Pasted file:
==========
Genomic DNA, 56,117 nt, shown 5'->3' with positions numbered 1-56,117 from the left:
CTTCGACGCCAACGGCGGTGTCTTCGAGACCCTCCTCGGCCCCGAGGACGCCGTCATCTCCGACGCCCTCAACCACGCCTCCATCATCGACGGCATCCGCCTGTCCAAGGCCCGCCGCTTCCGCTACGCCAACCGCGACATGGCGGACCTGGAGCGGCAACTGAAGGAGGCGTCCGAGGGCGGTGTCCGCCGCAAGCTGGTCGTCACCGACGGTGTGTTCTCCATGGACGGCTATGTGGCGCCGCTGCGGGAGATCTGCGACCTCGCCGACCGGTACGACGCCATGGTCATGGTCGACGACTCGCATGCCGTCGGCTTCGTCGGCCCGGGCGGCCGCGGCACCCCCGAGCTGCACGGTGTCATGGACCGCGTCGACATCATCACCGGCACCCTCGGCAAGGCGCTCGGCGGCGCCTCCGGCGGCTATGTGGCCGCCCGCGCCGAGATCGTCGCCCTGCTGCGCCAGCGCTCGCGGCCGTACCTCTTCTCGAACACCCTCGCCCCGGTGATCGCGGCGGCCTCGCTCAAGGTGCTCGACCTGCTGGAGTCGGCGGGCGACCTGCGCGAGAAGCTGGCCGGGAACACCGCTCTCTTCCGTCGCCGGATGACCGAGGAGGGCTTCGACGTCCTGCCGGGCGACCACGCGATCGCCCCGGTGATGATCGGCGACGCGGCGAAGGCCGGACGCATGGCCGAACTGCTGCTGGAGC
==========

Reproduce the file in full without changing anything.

Genomic DNA, 56,117 nt, shown 5'->3' with positions numbered 1-56,117 from the left:
CTTCGACGCCAACGGCGGTGTCTTCGAGACCCTCCTCGGCCCCGAGGACGCCGTCATCTCCGACGCCCTCAACCACGCCTCCATCATCGACGGCATCCGCCTGTCCAAGGCCCGCCGCTTCCGCTACGCCAACCGCGACATGGCGGACCTGGAGCGGCAACTGAAGGAGGCGTCCGAGGGCGGTGTCCGCCGCAAGCTGGTCGTCACCGACGGTGTGTTCTCCATGGACGGCTATGTGGCGCCGCTGCGGGAGATCTGCGACCTCGCCGACCGGTACGACGCCATGGTCATGGTCGACGACTCGCATGCCGTCGGCTTCGTCGGCCCGGGCGGCCGCGGCACCCCCGAGCTGCACGGTGTCATGGACCGCGTCGACATCATCACCGGCACCCTCGGCAAGGCGCTCGGCGGCGCCTCCGGCGGCTATGTGGCCGCCCGCGCCGAGATCGTCGCCCTGCTGCGCCAGCGCTCGCGGCCGTACCTCTTCTCGAACACCCTCGCCCCGGTGATCGCGGCGGCCTCGCTCAAGGTGCTCGACCTGCTGGAGTCGGCGGGCGACCTGCGCGAGAAGCTGGCCGGGAACACCGCTCTCTTCCGTCGCCGGATGACCGAGGAGGGCTTCGACGTCCTGCCGGGCGACCACGCGATCGCCCCGGTGATGATCGGCGACGCGGCGAAGGCCGGACGCATGGCCGAACTGCTGCTGGAGC